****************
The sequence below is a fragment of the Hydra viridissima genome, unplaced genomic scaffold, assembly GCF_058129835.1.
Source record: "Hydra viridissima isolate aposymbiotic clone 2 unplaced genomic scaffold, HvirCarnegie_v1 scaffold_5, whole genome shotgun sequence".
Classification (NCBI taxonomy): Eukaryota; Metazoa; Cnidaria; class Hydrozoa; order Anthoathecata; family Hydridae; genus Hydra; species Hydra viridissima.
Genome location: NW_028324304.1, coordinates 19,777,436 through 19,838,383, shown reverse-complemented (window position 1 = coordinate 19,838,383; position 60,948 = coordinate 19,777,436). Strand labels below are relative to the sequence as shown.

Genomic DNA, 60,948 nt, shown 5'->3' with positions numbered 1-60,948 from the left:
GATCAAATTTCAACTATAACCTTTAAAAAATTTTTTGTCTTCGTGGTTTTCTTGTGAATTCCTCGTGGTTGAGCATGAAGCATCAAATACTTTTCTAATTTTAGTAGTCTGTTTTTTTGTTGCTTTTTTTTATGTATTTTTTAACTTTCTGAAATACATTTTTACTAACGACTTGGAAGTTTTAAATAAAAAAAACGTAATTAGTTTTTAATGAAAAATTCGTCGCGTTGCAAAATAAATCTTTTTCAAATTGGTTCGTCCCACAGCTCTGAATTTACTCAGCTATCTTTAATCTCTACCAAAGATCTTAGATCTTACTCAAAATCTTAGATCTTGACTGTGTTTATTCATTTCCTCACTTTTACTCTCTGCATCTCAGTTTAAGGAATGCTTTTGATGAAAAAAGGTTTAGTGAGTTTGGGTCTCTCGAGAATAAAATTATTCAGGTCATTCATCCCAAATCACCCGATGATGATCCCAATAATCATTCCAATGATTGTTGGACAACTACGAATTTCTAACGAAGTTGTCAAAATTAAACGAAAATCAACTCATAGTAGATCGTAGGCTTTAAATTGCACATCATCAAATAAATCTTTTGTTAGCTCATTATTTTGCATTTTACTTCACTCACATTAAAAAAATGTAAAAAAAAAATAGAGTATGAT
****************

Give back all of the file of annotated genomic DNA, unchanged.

The sequence below is a fragment of the Hydra viridissima genome, unplaced genomic scaffold, assembly GCF_058129835.1.
Source record: "Hydra viridissima isolate aposymbiotic clone 2 unplaced genomic scaffold, HvirCarnegie_v1 scaffold_5, whole genome shotgun sequence".
Classification (NCBI taxonomy): Eukaryota; Metazoa; Cnidaria; class Hydrozoa; order Anthoathecata; family Hydridae; genus Hydra; species Hydra viridissima.
Genome location: NW_028324304.1, coordinates 19,777,436 through 19,838,383, shown reverse-complemented (window position 1 = coordinate 19,838,383; position 60,948 = coordinate 19,777,436). Strand labels below are relative to the sequence as shown.

Genomic DNA, 60,948 nt, shown 5'->3' with positions numbered 1-60,948 from the left:
GATCAAATTTCAACTATAACCTTTAAAAAATTTTTTGTCTTCGTGGTTTTCTTGTGAATTCCTCGTGGTTGAGCATGAAGCATCAAATACTTTTCTAATTTTAGTAGTCTGTTTTTTTGTTGCTTTTTTTTATGTATTTTTTAACTTTCTGAAATACATTTTTACTAACGACTTGGAAGTTTTAAATAAAAAAAACGTAATTAGTTTTTAATGAAAAATTCGTCGCGTTGCAAAATAAATCTTTTTCAAATTGGTTCGTCCCACAGCTCTGAATTTACTCAGCTATCTTTAATCTCTACCAAAGATCTTAGATCTTACTCAAAATCTTAGATCTTGACTGTGTTTATTCATTTCCTCACTTTTACTCTCTGCATCTCAGTTTAAGGAATGCTTTTGATGAAAAAAGGTTTAGTGAGTTTGGGTCTCTCGAGAATAAAATTATTCAGGTCATTCATCCCAAATCACCCGATGATGATCCCAATAATCATTCCAATGATTGTTGGACAACTACGAATTTCTAACGAAGTTGTCAAAATTAAACGAAAATCAACTCATAGTAGATCGTAGGCTTTAAATTGCACATCATCAAATAAATCTTTTGTTAGCTCATTATTTTGCATTTTACTTCACTCACATTAAAAAAATGTAAAAAAAAAATAGAGTATGAT